Transactional Fairness and Individual Liability
Following his determination that the transaction was not entirely fair to the company and its stockholders, Vice Chancellor Laster observed that the entire fairness test has only a “crude” relationship to the liability that any particular fiduciary has for involvement in the transaction. He stated that when a self-dealing transaction is determined to be unfair, only the self-dealing fiduciary is subject to damages without an inquiry into his subjective state of mind. That inquiry is required, however, in order to determine whether any other director has breached his or her duty of loyalty.
Based on these premises, the vice chancellor found Murdock liable for breach of his duty of loyalty in both his controlling stockholder and director capacities, and found Carter liable for breach of his duty of loyalty in both his director and officer capacities. A third director, who plaintiffs contended should have advocated and voted against the transaction because he knew it undervalued the company, presented a “close call” but was exonerated because he did not know about Murdock’s and Carter’s specific misconduct and was entitled to rely on the committee’s recommendation of the transaction. The four committee members’ loyalty to the company and stockholders was not questioned.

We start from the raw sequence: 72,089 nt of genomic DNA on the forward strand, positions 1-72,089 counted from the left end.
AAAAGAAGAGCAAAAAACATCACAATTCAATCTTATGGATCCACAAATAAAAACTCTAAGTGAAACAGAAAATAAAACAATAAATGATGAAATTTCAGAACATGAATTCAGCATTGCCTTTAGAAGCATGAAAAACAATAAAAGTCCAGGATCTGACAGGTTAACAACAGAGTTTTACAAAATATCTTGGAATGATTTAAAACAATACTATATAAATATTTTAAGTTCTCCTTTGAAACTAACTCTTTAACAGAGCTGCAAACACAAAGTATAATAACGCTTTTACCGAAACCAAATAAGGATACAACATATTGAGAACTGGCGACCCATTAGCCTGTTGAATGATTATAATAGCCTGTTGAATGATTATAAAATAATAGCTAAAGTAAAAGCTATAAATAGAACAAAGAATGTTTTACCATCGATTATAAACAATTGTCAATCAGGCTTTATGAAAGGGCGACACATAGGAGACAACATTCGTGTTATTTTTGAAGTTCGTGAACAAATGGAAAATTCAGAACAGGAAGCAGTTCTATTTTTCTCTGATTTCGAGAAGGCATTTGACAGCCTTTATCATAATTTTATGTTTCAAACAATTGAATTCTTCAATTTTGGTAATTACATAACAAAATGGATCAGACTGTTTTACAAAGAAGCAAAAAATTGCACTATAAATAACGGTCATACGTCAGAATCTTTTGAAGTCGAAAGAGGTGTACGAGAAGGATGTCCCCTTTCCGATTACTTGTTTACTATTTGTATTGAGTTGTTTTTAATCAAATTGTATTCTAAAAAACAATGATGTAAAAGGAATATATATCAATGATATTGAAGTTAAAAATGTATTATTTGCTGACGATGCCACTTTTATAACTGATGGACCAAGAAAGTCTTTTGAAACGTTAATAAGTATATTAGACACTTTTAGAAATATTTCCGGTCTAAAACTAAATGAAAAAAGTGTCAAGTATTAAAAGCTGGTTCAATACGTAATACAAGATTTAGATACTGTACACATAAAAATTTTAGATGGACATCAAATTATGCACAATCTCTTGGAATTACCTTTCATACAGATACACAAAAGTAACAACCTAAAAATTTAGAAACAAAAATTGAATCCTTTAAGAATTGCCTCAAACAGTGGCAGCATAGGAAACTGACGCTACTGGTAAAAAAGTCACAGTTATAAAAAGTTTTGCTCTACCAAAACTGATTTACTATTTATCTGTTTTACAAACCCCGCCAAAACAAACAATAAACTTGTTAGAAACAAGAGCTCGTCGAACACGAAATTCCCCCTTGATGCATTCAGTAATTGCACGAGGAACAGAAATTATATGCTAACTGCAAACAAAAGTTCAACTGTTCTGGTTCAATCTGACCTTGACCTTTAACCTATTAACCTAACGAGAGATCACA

The In re Dole Foods Co., Inc. decision does not create new doctrine; rather, it applies fundamental fiduciary duty principles to an extraordinary set of facts with a high degree of clarity. While a close read of the decision leaves a few lingering questions, the decision serves as a useful guide for transaction participants on the subjects that it addresses. That same close read also suggests, though the decision does not address the proposition overtly, that a special committee and its advisors may be prudent to secure continuing direct access to the management and other company personnel who are involved in producing the information that the committee and advisors need in order to discharge their responsibilities.